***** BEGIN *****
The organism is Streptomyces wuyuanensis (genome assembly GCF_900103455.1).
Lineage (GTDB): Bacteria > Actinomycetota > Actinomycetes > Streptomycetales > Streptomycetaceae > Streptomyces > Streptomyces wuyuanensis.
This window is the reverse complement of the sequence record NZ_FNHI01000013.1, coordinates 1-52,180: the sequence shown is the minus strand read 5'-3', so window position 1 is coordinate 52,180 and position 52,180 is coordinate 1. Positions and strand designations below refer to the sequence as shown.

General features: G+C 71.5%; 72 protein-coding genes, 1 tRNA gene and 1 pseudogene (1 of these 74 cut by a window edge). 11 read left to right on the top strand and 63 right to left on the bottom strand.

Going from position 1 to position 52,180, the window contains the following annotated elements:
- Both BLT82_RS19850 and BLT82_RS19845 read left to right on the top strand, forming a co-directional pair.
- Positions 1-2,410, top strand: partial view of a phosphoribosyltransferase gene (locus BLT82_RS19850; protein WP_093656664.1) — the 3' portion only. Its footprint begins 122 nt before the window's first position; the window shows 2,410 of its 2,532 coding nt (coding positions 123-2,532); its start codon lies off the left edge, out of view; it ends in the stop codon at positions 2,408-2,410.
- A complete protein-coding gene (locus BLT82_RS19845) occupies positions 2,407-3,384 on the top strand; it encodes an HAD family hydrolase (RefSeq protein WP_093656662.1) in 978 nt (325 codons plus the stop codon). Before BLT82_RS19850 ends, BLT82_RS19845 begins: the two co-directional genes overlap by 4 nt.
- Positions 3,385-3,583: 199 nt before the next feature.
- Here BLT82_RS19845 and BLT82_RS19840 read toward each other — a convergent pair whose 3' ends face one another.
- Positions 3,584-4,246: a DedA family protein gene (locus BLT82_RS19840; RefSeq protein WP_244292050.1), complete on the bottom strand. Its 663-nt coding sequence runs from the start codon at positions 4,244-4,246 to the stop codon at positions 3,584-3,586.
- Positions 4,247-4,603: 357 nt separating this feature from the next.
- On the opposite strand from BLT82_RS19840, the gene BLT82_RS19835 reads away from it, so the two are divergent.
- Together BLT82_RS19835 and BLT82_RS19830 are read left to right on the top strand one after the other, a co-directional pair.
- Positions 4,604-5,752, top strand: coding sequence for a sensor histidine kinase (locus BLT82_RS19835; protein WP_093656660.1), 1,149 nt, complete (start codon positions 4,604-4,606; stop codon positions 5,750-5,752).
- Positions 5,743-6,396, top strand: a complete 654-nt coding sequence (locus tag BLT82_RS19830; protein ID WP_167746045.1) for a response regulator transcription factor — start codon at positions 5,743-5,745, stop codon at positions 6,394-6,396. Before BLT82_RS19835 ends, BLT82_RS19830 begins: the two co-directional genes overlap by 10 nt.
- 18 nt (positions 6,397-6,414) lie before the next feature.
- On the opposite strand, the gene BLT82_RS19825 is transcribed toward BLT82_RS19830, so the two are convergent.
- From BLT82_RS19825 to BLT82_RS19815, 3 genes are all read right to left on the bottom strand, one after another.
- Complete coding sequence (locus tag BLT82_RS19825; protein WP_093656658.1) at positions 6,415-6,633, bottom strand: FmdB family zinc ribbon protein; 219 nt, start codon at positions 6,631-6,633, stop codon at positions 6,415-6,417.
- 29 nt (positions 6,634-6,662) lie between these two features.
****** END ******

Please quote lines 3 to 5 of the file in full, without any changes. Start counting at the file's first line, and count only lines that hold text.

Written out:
This window is the reverse complement of the sequence record NZ_FNHI01000013.1, coordinates 1-52,180: the sequence shown is the minus strand read 5'-3', so window position 1 is coordinate 52,180 and position 52,180 is coordinate 1. Positions and strand designations below refer to the sequence as shown.

General features: G+C 71.5%; 72 protein-coding genes, 1 tRNA gene and 1 pseudogene (1 of these 74 cut by a window edge). 11 read left to right on the top strand and 63 right to left on the bottom strand.

Going from position 1 to position 52,180, the window contains the following annotated elements: